One exception to this rule is that there should be space between two functions or classes.
Spaces with operators
Use spaces between
-. Depending on how illegible expressions get, you
can use your own judgement for
** (as long as it's easy to read
at a glance, it's fine).
x = a + b*c*(a**2) / c - 4
When using tuples, lists, or function operands, leave one space after each
tup = (x, x/2, x/3, x/4)
tup = (x,x/2,x/3,x/4)
If a line gets too long, use parentheses to continue onto the next line:
def func(a, b, c, d, e, f, g, h, i): # body tup = (1, 2, 3, 4, 5, 6, 7, 8) names = ('alice', 'bob', 'eve')
Notice that the subsequent lines line up with the start of the sequence. It can also be good practice to add an indent to imply expression continuation; use whichever format expresses the line continuation most clearly.
total = (this_is(a, very, lengthy) + line + of_code + so_it - should(be, separated) + onto(multiple, lines))
Leave a blank line between the end of a function or class and the next line:
def example(): return 'stuff' x = example() # notice the space above
Don't leave whitespace at the end of a line.
Don't compare a boolean variable to
if pred == True: # bad! ... if pred == False: # bad! ...
Instead, do this:
if pred: # good! ... if not pred: # good! ...
Use the "implicit"
False value when possible. Examples include empty
if lst: # if lst is not empty ... if not tup: # if tup is empty ...
is not for
Don't do this:
if pred: # bad! return True else: return False
Instead, do this:
return pred # good!
if num != 49: total += example(4, 5, True) else: total += example(4, 5, False)
In the example above, the only thing that changes between the conditionals is the boolean at the end. Instead, do this:
total += example(4, 5, num != 49)
In addition, don't include the same code in both the
if and the
of a conditional:
if pred: # bad! print('stuff') x += 1 return x else: x += 1 return x
Instead, pull the line(s) out of the conditional:
if pred: # good! print('stuff') x += 1 return x
while vs. if
Don't use a
while loop when you should use an
while pred: x += 1 return x
Instead, use an
if pred: x += 1 return x
Don't use parentheses with conditional statements:
if (x == 4): ... elif (x == 5): ... while (x < 10): ...
Parentheses are not necessary in Python conditionals (they are in other languages though).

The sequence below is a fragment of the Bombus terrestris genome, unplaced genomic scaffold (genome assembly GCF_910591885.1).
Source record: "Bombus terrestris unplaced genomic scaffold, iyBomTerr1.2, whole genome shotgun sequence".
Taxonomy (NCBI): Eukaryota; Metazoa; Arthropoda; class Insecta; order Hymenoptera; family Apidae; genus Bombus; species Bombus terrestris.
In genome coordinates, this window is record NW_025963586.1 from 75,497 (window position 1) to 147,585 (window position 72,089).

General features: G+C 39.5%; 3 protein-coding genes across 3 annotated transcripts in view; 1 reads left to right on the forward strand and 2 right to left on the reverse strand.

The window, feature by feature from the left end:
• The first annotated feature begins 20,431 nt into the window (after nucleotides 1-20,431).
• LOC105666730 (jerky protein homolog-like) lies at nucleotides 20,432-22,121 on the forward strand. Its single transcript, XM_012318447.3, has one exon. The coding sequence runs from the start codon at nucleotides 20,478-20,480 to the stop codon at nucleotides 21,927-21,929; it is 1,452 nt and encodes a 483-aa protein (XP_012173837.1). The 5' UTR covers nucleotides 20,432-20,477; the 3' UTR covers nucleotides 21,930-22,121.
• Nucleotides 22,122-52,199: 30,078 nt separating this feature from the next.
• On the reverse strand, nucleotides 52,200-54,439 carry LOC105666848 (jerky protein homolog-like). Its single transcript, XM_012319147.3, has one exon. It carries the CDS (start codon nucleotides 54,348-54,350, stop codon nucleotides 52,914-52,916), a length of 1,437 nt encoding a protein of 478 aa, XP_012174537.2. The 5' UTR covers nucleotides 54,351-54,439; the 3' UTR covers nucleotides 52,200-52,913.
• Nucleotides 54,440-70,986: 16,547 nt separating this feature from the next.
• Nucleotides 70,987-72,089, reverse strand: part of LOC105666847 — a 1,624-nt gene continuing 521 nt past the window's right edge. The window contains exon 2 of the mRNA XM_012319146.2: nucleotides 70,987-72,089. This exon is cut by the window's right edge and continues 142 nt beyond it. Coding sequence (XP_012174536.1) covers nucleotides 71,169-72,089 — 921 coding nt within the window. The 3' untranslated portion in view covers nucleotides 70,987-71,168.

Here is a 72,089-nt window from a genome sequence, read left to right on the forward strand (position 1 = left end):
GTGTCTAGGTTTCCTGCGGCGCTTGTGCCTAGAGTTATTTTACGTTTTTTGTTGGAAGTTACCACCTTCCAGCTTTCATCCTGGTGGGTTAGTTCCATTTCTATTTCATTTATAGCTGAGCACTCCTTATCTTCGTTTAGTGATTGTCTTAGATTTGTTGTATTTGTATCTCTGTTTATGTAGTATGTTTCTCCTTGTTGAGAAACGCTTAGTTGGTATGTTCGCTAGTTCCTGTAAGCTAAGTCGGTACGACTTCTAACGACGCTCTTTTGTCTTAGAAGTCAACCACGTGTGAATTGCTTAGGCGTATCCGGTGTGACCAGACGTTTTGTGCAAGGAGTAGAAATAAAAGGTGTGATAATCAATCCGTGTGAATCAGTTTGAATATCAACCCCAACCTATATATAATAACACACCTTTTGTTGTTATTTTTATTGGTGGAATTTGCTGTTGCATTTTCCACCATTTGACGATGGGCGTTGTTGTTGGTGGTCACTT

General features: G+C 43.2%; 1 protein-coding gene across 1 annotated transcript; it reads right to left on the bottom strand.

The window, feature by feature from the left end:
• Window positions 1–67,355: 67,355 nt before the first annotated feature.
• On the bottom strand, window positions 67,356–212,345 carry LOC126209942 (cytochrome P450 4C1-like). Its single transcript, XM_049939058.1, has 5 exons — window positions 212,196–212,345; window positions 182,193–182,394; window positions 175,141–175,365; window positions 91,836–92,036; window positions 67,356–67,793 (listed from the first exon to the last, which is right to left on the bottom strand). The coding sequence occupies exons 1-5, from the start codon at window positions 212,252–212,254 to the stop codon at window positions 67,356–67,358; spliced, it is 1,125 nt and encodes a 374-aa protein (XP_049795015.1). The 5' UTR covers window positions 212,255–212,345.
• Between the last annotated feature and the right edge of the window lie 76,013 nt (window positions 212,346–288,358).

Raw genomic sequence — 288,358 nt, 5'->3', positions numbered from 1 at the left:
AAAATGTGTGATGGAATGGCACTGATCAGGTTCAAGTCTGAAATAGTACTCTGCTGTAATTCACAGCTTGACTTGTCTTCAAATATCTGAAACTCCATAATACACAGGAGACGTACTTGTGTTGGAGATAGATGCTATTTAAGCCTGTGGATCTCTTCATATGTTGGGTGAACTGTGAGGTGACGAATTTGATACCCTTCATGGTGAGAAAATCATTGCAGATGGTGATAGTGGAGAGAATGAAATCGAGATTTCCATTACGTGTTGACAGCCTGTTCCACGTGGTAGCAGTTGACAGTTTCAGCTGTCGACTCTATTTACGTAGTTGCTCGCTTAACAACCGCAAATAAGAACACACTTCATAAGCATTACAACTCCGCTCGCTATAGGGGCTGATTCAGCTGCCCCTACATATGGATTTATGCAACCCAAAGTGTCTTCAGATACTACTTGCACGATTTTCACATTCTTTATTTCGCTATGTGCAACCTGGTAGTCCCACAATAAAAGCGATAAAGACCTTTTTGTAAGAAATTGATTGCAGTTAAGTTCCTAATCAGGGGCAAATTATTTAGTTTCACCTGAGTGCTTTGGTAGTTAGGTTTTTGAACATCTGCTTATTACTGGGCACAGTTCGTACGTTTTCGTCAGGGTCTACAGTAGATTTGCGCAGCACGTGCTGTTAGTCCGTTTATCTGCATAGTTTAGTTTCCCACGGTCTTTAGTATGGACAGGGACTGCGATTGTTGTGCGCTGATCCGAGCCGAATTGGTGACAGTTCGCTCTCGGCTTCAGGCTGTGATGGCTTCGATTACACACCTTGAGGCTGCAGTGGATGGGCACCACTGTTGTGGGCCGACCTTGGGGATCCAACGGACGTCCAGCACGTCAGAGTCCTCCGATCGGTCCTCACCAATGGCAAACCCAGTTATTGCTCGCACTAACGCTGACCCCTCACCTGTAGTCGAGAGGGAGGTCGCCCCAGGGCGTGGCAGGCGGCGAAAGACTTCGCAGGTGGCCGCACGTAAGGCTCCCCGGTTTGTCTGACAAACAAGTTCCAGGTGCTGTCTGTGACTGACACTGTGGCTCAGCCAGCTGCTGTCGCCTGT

Recall that Python comments begin with the
# sign. Keep in mind that the
triple-quotes are technically strings, not comments. Comments can be helpful
for explaining ambiguous code, but there are some guidelines for when to use
Put docstrings only at the top of functions. Docstrings are denoted by triple-quotes at the beginning of a function or class:
def average(fn, samples): """Calls a 0-argument function SAMPLES times, and takes the average of the outcome. """
You should not put docstrings in the middle of the function -- only put them at the beginning.
Remove commented-out code
Remove commented-out code from final version. You can comment lines out when you are debugging but make sure your final submission is free of commented-out code. This makes it easier for readers to identify relevant portions of code.
Don't write unnecessary comments. For example, the following is bad:
def example(y): x += 1 # increments x by 1 return square(x) # returns the square of x
Your actual code should be self-documenting -- try to make it as obvious as possible what you are doing without resorting to comments. Only use comments if something is not obvious or needs to be explicitly emphasized.
In general, don't repeat yourself (DRY). It wastes space and can be computationally inefficient. It can also make the code less readable.
Do not repeat complex expressions:
if a + b - 3 * h / 2 % 47 == 4: total += a + b - 3 * h / 2 % 47 return total
Instead, store the expression in a variable:
turn_score = a + b - 3 * h / 2 % 47 if turn_score == 4: total += turn_score return total
Don't repeat computationally-heavy function calls either:
if takes_one_minute_to_run(x) != (): first = takes_one_minute_to_run(x) second = takes_one_minute_to_run(x) third = takes_one_minute_to_run(x)
Instead, store the expression in a variable:
result = takes_one_minute_to_run(x) if result != (): first = result second = result third = result
Do not use semicolons. Python statements don't need to end with semicolons.
Generator expressions are okay for simple expressions. This includes list comprehensions, dictionary comprehensions, set comprehensions, etc. Generator expressions are neat ways to concisely create lists. Simple ones are fine:
ex = [x*x for x in range(10)] L = [pair + pair for pair in pairs if len(pair) == 2]
However, complex generator expressions are very hard to read, even illegible. As such, do not use generator expressions for complex expressions.
L = [x + y + z for x in nums if x > 10 for y in nums2 for z in nums3 if y > z]
Use your best judgement.